Family History

Having written that what we inherit is less important than the environment and the people we grow up with, I still make the case that our family’s history is of considerable importance. It is important enough that I strongly suggest sitting down with parents and grandparents to listen to their stories about themselves and their family history. One of my biggest mistakes was that I never asked my parents to tell me about their childhood, family, and stories of their life living in small villages near Odesa. 

My only loving older sister did know some of the stories, and after my parents were gone, she shared, but I had to ask. I came to understand why their stories were not easily shared. There are memories too painful to relive. I hear and see this from those that fought in Vietnam. I know I have a few too. 

Still, I believe that knowing one’s family history is essential. It is, after all, the picture of where we come from and perhaps might not have been. My own example is worth sharing: My mother came from a small Jewish village near Odesa, a big industrial city on the Black Sea. For one day and night, White Russians attacked the village to destroy it, raping and killing the Jews that lived there. Five of my mother’s older brothers, she was 12 at the time, went to the defense of the village and were killed. They died a hero’s death, and the village was saved. Her mother, sister, and other younger brothers hid in the temple and were informed of their loss soon after the White Russians were defeated. My mother witnessed her mother go “mad” with grief.  A scene she never forgot.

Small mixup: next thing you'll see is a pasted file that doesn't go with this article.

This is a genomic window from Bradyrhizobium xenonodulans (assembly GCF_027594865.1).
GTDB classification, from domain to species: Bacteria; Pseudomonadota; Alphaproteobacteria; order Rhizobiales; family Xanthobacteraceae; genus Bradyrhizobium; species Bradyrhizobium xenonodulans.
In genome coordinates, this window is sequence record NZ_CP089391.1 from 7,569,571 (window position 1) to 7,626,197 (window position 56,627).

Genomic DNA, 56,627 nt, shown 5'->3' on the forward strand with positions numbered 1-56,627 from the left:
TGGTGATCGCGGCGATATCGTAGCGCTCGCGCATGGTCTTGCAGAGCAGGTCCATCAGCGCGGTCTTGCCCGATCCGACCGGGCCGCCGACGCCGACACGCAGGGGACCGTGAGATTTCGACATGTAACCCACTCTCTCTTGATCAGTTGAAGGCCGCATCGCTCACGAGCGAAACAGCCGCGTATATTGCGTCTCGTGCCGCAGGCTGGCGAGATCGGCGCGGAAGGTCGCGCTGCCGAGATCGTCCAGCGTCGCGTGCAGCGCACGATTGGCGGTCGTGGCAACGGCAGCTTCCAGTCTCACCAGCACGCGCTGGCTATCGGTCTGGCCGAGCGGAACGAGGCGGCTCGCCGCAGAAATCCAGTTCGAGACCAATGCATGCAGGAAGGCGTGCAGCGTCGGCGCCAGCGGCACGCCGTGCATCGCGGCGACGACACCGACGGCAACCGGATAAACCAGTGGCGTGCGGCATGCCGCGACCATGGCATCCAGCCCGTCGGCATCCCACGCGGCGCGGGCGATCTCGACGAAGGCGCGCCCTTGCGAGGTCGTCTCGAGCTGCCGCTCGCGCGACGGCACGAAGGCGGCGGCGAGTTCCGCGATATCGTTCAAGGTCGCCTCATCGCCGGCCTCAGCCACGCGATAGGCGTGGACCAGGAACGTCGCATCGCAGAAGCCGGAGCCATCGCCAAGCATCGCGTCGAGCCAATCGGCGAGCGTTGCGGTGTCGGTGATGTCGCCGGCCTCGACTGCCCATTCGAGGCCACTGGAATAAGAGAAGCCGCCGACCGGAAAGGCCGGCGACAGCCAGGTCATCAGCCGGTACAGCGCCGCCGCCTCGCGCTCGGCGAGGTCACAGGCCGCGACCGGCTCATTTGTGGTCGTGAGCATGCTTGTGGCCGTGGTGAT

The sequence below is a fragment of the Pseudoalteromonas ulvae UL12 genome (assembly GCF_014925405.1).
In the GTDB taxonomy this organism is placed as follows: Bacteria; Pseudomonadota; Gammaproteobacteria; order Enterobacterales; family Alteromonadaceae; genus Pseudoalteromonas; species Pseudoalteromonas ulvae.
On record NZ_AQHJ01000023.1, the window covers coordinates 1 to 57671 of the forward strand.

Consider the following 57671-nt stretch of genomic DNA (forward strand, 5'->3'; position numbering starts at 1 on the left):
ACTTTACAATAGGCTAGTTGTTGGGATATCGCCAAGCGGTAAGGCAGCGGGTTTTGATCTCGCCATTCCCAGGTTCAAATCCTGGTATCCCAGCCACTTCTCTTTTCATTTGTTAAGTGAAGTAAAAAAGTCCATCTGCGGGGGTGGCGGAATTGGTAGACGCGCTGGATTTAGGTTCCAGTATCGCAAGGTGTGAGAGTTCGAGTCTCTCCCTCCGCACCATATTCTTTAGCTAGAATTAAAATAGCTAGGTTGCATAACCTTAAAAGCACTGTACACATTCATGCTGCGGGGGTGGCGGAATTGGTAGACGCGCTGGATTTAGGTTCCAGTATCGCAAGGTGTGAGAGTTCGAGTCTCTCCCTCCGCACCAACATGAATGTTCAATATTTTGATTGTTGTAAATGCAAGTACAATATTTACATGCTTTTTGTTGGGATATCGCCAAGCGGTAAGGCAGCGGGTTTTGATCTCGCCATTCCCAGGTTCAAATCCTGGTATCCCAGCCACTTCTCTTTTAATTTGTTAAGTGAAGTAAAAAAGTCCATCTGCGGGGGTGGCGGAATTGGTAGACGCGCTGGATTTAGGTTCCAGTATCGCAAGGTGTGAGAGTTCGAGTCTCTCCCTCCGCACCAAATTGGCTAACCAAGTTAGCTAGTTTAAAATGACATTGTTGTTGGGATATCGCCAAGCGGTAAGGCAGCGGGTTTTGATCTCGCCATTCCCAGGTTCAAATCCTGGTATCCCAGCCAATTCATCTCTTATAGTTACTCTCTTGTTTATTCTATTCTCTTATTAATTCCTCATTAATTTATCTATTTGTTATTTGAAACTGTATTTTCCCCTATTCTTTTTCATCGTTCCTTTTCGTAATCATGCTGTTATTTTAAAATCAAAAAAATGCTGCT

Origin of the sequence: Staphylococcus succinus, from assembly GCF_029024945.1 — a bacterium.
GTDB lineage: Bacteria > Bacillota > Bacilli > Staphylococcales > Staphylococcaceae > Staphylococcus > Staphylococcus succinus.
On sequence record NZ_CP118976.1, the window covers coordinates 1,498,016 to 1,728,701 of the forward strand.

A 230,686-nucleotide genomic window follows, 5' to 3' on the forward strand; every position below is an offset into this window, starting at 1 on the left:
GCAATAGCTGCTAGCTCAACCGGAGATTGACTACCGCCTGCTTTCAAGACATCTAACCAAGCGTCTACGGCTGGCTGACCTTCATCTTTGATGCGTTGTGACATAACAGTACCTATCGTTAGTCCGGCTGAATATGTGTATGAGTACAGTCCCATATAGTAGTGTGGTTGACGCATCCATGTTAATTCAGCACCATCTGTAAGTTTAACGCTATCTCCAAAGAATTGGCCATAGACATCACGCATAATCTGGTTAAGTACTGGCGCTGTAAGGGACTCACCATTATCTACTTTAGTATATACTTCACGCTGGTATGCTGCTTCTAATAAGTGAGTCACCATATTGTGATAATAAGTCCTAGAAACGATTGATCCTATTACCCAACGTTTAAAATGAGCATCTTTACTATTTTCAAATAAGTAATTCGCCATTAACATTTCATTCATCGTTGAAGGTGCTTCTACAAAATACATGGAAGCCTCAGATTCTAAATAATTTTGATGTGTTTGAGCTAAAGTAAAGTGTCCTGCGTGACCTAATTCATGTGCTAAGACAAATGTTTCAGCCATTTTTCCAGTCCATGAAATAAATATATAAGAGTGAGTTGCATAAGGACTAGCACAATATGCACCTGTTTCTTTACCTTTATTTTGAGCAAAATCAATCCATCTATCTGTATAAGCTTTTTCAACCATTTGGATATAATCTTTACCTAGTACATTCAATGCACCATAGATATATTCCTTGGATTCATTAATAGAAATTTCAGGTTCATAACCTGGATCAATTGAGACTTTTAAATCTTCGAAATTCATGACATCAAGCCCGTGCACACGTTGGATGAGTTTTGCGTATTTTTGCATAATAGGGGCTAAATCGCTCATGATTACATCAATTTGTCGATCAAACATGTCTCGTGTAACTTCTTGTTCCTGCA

She and her brothers got to the U.S. the following year, where she met my father, married, and why I am here. Perhaps, I owe my very existence to the brothers that died defending her and the village. Events do dictate. 

Author: Sy Ogulnick

Sy Ogulnick received a BA from UCLA, Teacher’s Credential from Los Angeles Board of Education and completed phase I (Master’s portion) in a Doctor of Behavioral Science program at California Coast University. Sy leased and operated a summer day camp in LA. He and his wife then purchased virgin wilderness land in Northern CA, where they built and operated a coed summer camp. They moved to Las Vegas, NV, and purchased, built and operated a community children’s program for families staying in a major resort casino in Las Vegas. They have created programs for children nationwide that employed many people and in the process developed successful training programs for personnel. This led Sy to lecture on how to train staff and the creating of community within the workplace. Sy was then invited to speak at professional conferences on how best to hire and train employees, which led to his becoming a consultant in the art of improving relationships in a work environment and eventually to his epiphany that “Leaders are the primary problem and the answer to the personnel issues that arise in the workplace.” Sy has written numerous papers on the subject of interpersonal relationships, leadership and power. He has lectured throughout the United States, has been interviewed by the media and has appeared on many radio and TV talk shows

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